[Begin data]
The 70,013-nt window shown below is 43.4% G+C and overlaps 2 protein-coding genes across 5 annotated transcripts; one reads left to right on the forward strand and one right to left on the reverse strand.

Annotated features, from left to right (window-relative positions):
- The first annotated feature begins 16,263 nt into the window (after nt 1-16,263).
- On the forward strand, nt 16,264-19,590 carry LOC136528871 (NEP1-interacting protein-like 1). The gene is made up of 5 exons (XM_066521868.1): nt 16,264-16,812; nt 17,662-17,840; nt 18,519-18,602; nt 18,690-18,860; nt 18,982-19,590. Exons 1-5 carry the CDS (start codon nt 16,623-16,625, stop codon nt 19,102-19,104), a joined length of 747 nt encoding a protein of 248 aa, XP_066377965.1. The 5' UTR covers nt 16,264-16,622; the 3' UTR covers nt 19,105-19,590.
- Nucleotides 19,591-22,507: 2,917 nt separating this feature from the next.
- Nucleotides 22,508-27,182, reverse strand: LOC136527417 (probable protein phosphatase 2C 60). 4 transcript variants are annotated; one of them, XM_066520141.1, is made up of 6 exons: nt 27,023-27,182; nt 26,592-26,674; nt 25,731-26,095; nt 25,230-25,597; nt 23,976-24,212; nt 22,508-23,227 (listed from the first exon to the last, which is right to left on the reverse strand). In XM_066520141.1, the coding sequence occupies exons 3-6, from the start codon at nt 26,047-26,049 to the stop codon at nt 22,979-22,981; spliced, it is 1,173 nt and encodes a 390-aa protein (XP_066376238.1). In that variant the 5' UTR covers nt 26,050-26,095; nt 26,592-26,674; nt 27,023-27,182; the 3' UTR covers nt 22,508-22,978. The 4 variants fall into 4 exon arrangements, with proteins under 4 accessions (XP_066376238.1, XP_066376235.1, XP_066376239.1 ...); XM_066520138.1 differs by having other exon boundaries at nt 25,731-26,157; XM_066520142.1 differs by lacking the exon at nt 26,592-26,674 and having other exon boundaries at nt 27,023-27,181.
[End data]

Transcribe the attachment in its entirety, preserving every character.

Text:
The 70,013-nt window shown below is 43.4% G+C and overlaps 2 protein-coding genes across 5 annotated transcripts; one reads left to right on the forward strand and one right to left on the reverse strand.

Annotated features, from left to right (window-relative positions):
- The first annotated feature begins 16,263 nt into the window (after nt 1-16,263).
- On the forward strand, nt 16,264-19,590 carry LOC136528871 (NEP1-interacting protein-like 1). The gene is made up of 5 exons (XM_066521868.1): nt 16,264-16,812; nt 17,662-17,840; nt 18,519-18,602; nt 18,690-18,860; nt 18,982-19,590. Exons 1-5 carry the CDS (start codon nt 16,623-16,625, stop codon nt 19,102-19,104), a joined length of 747 nt encoding a protein of 248 aa, XP_066377965.1. The 5' UTR covers nt 16,264-16,622; the 3' UTR covers nt 19,105-19,590.
- Nucleotides 19,591-22,507: 2,917 nt separating this feature from the next.
- Nucleotides 22,508-27,182, reverse strand: LOC136527417 (probable protein phosphatase 2C 60). 4 transcript variants are annotated; one of them, XM_066520141.1, is made up of 6 exons: nt 27,023-27,182; nt 26,592-26,674; nt 25,731-26,095; nt 25,230-25,597; nt 23,976-24,212; nt 22,508-23,227 (listed from the first exon to the last, which is right to left on the reverse strand). In XM_066520141.1, the coding sequence occupies exons 3-6, from the start codon at nt 26,047-26,049 to the stop codon at nt 22,979-22,981; spliced, it is 1,173 nt and encodes a 390-aa protein (XP_066376238.1). In that variant the 5' UTR covers nt 26,050-26,095; nt 26,592-26,674; nt 27,023-27,182; the 3' UTR covers nt 22,508-22,978. The 4 variants fall into 4 exon arrangements, with proteins under 4 accessions (XP_066376238.1, XP_066376235.1, XP_066376239.1 ...); XM_066520138.1 differs by having other exon boundaries at nt 25,731-26,157; XM_066520142.1 differs by lacking the exon at nt 26,592-26,674 and having other exon boundaries at nt 27,023-27,181.